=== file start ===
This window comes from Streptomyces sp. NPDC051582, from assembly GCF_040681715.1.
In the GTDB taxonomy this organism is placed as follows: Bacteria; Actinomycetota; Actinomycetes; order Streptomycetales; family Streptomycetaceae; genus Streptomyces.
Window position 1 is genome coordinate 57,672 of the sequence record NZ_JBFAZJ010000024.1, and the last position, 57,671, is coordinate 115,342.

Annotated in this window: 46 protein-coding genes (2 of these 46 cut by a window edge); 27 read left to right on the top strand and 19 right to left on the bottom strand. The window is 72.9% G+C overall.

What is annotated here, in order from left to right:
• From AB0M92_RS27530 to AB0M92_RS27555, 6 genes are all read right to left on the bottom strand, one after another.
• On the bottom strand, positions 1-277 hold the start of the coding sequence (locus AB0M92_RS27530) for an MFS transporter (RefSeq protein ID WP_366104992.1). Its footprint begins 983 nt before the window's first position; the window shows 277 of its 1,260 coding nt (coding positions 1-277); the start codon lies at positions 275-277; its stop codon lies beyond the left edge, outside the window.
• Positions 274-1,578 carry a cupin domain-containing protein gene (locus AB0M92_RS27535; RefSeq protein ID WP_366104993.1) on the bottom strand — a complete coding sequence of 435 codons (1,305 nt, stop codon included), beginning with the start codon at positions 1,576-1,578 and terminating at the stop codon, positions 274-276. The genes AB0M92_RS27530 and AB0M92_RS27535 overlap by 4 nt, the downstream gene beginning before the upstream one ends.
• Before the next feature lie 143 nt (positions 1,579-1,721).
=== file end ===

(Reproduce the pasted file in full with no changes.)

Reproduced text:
This window comes from Streptomyces sp. NPDC051582, from assembly GCF_040681715.1.
In the GTDB taxonomy this organism is placed as follows: Bacteria; Actinomycetota; Actinomycetes; order Streptomycetales; family Streptomycetaceae; genus Streptomyces.
Window position 1 is genome coordinate 57,672 of the sequence record NZ_JBFAZJ010000024.1, and the last position, 57,671, is coordinate 115,342.

Annotated in this window: 46 protein-coding genes (2 of these 46 cut by a window edge); 27 read left to right on the top strand and 19 right to left on the bottom strand. The window is 72.9% G+C overall.

What is annotated here, in order from left to right:
• From AB0M92_RS27530 to AB0M92_RS27555, 6 genes are all read right to left on the bottom strand, one after another.
• On the bottom strand, positions 1-277 hold the start of the coding sequence (locus AB0M92_RS27530) for an MFS transporter (RefSeq protein ID WP_366104992.1). Its footprint begins 983 nt before the window's first position; the window shows 277 of its 1,260 coding nt (coding positions 1-277); the start codon lies at positions 275-277; its stop codon lies beyond the left edge, outside the window.
• Positions 274-1,578 carry a cupin domain-containing protein gene (locus AB0M92_RS27535; RefSeq protein ID WP_366104993.1) on the bottom strand — a complete coding sequence of 435 codons (1,305 nt, stop codon included), beginning with the start codon at positions 1,576-1,578 and terminating at the stop codon, positions 274-276. The genes AB0M92_RS27530 and AB0M92_RS27535 overlap by 4 nt, the downstream gene beginning before the upstream one ends.
• Before the next feature lie 143 nt (positions 1,579-1,721).